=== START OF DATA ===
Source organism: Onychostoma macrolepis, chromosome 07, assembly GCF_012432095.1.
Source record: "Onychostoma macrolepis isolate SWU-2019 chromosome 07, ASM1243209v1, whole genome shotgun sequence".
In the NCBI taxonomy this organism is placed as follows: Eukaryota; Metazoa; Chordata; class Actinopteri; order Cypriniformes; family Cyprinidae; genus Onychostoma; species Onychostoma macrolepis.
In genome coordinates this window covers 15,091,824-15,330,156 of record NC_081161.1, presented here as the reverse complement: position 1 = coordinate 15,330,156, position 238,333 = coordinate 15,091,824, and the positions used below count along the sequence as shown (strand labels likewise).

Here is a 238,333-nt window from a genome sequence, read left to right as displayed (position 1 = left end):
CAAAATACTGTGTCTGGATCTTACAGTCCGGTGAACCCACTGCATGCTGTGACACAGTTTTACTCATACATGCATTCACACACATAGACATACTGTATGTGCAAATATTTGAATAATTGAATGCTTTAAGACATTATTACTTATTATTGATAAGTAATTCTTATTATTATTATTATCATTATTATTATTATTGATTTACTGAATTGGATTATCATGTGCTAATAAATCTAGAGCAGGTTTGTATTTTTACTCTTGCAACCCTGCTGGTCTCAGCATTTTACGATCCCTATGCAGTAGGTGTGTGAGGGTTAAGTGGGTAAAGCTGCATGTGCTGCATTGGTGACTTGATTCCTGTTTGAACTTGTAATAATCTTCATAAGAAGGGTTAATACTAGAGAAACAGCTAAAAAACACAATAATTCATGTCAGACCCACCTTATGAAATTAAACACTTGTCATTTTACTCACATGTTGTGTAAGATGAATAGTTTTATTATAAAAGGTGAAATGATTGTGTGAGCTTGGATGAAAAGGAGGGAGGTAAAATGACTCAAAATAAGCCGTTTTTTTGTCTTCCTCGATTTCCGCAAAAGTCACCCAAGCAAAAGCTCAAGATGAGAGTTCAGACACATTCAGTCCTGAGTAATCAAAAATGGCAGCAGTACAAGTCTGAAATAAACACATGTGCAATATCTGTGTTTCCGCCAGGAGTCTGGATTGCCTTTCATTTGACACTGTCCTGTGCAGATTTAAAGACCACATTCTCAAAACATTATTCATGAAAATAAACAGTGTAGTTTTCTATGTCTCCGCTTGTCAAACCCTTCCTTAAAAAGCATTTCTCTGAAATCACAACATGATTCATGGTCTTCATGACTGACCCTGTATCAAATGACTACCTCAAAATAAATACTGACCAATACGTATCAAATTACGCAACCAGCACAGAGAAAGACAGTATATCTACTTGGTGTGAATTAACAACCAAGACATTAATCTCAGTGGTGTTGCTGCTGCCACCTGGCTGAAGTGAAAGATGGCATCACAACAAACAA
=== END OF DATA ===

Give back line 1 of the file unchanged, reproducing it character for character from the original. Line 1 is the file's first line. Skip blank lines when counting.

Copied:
Source organism: Onychostoma macrolepis, chromosome 07, assembly GCF_012432095.1.